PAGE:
What do we mean when we say the ‘right’ staff? This is surely a subjective concept that depends on individual opinions but what comes up time and time again is best cultural or team fit.
When employers recruit for a role, they take for granted that applicants will have the essential, and quite often the majority of desirable attributes listed on the job specification. What has the biggest influence on the hiring manager’s decision to recruit is almost always how well they see the individual fitting in, whether that be within the company or the specific team. So what can employers do to ensure that they hire candidates with the most suitable work ethic and personality to succeed in their organisation?
Candidate attraction has evolved dramatically largely as a result of developments in technology and how people use it both personally and professionally. No longer being used solely for personal use, social media is now connecting employers with potential employees and when used effectively, can convert passive candidates to active ones.
When considering working for a new company, employees tend to use the company website to form a perception of work-life balance within the organisation, and to decide whether they would be a good person-organisation fit. For companies to succeed in attracting the ‘right’ staff, they must showcase themselves, so candidates have a feel for what it would be like to work there (Hunt, 2010).
The process of selection, when broken down, essentially consists of measuring how a range of people differ, and extending this to predict how these differences translate into workplace performance (Analoui, 2016). There are various methods of selection assessment including typical interviews, personality tests, sample work tests, numerical reasoning tests, in tray exercises, the list goes on.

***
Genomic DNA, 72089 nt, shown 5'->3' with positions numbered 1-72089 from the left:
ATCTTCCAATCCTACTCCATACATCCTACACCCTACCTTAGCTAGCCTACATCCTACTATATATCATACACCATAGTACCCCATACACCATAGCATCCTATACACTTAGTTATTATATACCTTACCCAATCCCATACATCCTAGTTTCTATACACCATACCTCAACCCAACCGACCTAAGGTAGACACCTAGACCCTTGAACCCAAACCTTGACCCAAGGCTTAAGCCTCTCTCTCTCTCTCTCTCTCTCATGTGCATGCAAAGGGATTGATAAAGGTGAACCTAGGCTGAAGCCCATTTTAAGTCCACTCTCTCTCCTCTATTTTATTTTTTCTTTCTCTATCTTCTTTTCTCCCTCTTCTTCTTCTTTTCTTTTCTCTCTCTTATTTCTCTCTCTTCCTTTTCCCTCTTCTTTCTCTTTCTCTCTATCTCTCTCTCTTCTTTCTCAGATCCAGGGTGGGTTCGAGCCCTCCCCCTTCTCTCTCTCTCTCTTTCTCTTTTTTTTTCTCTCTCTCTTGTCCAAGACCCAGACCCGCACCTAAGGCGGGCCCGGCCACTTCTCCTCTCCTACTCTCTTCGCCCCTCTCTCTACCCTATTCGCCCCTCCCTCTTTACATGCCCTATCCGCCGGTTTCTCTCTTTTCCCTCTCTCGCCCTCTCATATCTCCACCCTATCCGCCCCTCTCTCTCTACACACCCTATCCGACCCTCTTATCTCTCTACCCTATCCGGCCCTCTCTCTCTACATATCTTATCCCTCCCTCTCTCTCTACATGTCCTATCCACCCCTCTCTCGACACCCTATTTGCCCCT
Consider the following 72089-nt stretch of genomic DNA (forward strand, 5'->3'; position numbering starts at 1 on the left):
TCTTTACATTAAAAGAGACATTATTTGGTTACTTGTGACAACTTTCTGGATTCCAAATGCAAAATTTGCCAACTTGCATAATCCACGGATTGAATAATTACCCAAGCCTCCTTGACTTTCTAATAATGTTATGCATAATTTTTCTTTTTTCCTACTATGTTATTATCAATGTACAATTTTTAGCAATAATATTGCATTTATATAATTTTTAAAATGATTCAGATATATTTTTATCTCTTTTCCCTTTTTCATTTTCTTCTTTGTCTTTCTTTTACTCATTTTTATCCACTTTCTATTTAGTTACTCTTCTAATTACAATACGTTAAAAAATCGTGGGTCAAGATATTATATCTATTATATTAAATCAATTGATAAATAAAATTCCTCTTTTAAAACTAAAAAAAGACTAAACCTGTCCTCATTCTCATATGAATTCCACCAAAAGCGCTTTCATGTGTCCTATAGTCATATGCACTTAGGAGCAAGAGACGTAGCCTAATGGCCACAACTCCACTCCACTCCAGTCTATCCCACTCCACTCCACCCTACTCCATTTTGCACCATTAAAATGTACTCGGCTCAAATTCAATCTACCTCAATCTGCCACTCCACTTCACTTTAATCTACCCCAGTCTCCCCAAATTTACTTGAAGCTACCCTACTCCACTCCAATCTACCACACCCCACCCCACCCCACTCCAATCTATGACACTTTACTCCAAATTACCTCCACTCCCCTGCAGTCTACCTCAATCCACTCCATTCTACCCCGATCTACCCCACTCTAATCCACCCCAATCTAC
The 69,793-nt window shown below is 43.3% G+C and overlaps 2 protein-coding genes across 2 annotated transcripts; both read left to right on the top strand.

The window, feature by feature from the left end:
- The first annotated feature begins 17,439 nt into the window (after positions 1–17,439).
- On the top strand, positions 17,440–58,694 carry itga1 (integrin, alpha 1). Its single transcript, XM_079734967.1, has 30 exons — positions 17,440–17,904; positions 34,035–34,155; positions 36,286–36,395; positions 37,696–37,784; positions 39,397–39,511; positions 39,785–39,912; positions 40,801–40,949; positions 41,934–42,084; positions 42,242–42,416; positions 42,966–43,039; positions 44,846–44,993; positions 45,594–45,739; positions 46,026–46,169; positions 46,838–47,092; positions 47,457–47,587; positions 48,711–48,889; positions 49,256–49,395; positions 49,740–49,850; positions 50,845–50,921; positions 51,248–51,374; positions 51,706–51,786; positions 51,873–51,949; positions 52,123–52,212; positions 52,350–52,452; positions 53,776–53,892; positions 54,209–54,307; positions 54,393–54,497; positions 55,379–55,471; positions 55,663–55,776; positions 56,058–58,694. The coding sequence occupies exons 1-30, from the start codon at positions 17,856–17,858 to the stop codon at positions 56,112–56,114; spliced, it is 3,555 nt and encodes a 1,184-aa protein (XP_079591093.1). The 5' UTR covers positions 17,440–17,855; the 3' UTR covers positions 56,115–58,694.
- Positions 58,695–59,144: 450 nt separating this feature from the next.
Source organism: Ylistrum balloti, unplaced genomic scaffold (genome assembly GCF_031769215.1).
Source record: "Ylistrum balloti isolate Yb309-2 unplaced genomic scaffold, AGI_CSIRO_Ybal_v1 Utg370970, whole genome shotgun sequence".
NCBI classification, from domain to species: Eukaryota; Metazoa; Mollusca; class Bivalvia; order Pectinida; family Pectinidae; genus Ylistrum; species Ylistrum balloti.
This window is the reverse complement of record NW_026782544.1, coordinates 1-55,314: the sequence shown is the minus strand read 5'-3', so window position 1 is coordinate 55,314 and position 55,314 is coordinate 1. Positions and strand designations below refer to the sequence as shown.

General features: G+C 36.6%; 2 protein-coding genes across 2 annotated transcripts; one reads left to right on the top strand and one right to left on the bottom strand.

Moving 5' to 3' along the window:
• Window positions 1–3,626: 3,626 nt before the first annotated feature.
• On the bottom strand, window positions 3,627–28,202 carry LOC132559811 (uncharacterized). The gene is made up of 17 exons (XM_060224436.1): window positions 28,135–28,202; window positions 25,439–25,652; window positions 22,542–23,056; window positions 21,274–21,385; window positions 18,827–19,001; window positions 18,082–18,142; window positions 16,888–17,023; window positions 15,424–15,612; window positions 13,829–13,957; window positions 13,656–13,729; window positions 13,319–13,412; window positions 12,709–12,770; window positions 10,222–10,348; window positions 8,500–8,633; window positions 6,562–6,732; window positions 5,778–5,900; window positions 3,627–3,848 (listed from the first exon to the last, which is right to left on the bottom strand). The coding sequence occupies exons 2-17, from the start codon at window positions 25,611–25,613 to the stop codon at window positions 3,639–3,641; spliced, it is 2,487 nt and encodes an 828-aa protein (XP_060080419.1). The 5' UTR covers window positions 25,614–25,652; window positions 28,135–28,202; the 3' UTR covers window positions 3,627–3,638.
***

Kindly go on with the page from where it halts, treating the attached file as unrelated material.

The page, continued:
Research shows that to best predict how someone will perform in their job, the closest method of assessment to ‘perfect prediction’ is by using an assessment centre to combine a variety of these assessment methods and build a broader picture of the individual. The configuration of activities in the assessment centre should, of course, be relevant to the work that the individual will be expected to perform in their day-to-day role and relationships that they will be required to develop and maintain.
According to Cook (2016), selection criteria should be reliable and valid measures, reflective of the skills and qualities required for the role being recruited for; they should be cost-effective and proportionate to the seniority of the role, or the complexity of skill required; and they should be both easy to use for the assessor and fair for the candidate.
Remember: you will only find the ‘right’ candidate if you showcase your organisation accurately, otherwise you may find that candidates leave as soon as they work out the reality.